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BREAKING GROUND: The Kitchen Inc. is building a new homeless shelter and administrative offices dubbed The O’Reilly Family Campus.SBJ photo by MATTHEW HENDERSON
BREAKING GROUND: The Kitchen Inc. is building a new homeless shelter and administrative offices dubbed The O’Reilly Family Campus.


In transition, The Kitchen breaks ground on $4M campus

Posted online
A retired State Farm Insurance claims adjuster is in a unique role for The Kitchen Inc.

As Kitchen board president, Jim Newman took on the bulk of duties left by the sudden exit of CEO Rorie Orgeron on May 24.

The uncharacteristic personnel shift comes at a critical time for the nonprofit. A couple of weeks after Orgeron left, Kitchen officials broke ground on a new $4 million campus on North Glenstone Avenue.

The 75-year-old Newman now spends each day at the nonprofit’s current office managing the operation with a roughly $3 million operating budget.

“Managing just means being there, letting people do their jobs and answering things on behalf of the board,” he said at the June 8 groundbreaking ceremony.

Newman said he had no advanced notice about filling the role, but he volunteered because most of the other board members have active careers.

“I’ve been on the board long enough to know what’s involved in the day-to-day operation,” he said.

Newman said he plans to stay on until a new CEO is hired, and he does not want to be considered for the job. The search to replace Orgeron, a nine-year veteran in the post, should be underway by fall, said Community Development Manager Roz Palmer.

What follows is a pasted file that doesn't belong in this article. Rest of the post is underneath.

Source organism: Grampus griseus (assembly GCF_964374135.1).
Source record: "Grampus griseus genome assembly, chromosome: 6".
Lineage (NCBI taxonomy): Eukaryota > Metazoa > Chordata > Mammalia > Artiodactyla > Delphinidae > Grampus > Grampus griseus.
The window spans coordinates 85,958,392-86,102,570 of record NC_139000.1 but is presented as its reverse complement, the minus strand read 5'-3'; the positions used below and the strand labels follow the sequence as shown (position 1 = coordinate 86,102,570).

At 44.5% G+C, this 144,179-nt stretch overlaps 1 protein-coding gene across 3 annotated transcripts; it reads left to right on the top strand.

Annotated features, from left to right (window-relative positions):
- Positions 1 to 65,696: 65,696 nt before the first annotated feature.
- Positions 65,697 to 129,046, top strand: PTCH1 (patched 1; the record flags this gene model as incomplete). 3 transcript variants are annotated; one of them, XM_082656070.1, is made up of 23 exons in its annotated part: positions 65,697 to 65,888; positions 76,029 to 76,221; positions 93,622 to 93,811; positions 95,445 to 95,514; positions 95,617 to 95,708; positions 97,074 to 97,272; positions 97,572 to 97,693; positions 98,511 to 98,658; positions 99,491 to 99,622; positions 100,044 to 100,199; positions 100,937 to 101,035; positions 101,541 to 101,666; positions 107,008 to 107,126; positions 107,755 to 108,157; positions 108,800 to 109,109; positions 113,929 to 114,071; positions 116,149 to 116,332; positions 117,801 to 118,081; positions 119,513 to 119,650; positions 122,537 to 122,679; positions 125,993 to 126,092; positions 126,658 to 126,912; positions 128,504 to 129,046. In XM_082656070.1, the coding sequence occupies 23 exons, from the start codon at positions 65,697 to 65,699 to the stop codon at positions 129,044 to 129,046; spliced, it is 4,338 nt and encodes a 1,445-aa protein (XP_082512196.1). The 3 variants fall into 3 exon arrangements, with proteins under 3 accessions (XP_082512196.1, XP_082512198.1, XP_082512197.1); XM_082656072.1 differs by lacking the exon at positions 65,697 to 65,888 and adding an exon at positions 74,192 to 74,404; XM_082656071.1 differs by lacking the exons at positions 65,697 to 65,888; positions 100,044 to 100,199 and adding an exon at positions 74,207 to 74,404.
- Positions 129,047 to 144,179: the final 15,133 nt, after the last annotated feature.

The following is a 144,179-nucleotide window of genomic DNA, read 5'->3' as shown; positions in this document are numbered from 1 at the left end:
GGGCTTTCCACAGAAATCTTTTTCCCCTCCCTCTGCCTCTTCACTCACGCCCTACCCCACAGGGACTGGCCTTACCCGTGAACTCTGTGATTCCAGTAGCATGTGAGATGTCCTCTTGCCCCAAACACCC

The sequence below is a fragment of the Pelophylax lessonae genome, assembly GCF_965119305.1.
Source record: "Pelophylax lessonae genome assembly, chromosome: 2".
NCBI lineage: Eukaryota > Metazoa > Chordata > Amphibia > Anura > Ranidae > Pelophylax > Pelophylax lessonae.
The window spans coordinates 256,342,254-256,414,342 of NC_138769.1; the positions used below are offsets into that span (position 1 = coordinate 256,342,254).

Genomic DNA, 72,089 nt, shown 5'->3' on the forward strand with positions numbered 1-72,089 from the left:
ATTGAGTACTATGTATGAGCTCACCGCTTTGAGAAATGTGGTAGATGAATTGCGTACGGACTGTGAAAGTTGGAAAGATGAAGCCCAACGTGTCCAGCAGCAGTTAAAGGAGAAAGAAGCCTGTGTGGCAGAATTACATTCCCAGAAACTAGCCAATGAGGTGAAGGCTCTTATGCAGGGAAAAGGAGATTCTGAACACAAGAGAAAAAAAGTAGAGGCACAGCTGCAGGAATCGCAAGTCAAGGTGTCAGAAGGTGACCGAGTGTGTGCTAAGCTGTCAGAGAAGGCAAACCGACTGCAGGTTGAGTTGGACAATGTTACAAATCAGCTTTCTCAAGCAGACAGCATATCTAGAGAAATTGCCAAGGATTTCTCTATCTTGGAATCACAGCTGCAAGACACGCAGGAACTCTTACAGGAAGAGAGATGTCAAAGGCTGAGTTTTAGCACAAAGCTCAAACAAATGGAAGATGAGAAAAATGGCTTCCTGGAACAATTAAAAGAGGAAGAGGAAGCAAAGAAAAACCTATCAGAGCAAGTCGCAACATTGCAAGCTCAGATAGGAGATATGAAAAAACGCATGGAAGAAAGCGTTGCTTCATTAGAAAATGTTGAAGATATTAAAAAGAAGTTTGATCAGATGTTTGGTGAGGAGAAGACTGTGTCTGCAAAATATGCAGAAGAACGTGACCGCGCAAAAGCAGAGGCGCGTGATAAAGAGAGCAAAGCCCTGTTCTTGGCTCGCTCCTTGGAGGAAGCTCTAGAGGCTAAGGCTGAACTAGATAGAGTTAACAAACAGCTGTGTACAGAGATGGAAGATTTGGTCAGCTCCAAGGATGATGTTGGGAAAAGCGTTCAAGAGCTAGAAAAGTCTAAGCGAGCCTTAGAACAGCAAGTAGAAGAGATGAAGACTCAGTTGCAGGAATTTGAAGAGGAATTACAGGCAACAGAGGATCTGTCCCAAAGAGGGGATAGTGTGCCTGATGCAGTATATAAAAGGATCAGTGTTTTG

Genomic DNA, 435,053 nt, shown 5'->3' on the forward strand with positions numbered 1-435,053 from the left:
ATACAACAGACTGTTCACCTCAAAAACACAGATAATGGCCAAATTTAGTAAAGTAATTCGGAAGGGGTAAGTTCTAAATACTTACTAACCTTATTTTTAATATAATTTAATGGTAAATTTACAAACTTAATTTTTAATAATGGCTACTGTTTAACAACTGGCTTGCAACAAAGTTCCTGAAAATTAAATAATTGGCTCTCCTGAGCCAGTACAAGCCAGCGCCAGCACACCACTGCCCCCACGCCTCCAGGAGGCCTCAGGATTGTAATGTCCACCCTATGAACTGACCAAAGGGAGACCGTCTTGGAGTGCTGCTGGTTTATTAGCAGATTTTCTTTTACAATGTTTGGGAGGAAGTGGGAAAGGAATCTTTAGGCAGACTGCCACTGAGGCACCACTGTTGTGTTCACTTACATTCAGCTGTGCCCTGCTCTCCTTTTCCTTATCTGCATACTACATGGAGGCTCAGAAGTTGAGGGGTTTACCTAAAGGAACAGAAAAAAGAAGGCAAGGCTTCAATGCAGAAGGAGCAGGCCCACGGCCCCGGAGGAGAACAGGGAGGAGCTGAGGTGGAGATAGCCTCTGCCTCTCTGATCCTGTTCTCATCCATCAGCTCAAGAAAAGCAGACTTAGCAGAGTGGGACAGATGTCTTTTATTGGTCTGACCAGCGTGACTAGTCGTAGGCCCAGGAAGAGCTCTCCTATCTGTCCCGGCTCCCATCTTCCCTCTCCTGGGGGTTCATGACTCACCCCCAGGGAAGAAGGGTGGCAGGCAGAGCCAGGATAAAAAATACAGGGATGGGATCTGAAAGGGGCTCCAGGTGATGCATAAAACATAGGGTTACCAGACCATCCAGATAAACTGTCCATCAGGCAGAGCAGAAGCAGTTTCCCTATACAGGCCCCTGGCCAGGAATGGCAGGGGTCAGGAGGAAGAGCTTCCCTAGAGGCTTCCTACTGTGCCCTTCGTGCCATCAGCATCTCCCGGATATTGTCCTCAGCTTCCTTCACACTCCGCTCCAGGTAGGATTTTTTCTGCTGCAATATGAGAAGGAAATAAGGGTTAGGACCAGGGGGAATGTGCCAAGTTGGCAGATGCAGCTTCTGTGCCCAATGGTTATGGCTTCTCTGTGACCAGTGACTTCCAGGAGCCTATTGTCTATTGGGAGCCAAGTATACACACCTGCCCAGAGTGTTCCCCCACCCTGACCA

In the wake of Orgeron’s departure, Palmer and Kitchen board members Newman and Vice President Simeon Shelton declined to provide reasons. Springfield Business Journal’s attempts to reach Orgeron have been unsuccessful.

Newman said the application process should be announced this month.

Orgeron joined The Kitchen in 2005 as its chief operations officer and became director of development in 2007. He was named CEO in 2008.

Most recently, Orgeron led the nonprofit’s sale of its seven-building, 106,000-square-foot campus on Commercial Street to Historic Commercial Developments LLC, and was instrumental in shuttering the Missouri Hotel homeless shelter as The Kitchen moved to a housing-first model.

Under his watch, The Kitchen raised the bulk of funds for the new campus project.

The groundbreaking ceremony just north of the Glenstone Avenue and Chestnut Expressway intersection included an announcement of the campus’ official name: The O’Reilly Family Campus. The L-shaped property wraps around Panda Express and Auto By Rent.

Scheduled for completion next summer, administration offices – with space for 26 case managers, the organization’s executive, as well as human resources, accounting and development staff – will face Glenstone, and a new 14-apartment temporary-housing shelter will front Chestnut by next spring.

At 12,800 square feet total, Base Construction is general contractor for the campus, and Ireland Architects Inc. handled design work.

Newman said the property, which was mostly undeveloped aside from a long-closed Wendy’s that once faced Glenstone, was purchased at an undisclosed but highly discounted rate from former board member Sam Hamra.

Fundraising efforts are ongoing, but Palmer said the nonprofit has raised 91 percent of the project’s budget.

Web Producer Geoff Pickle contributed.

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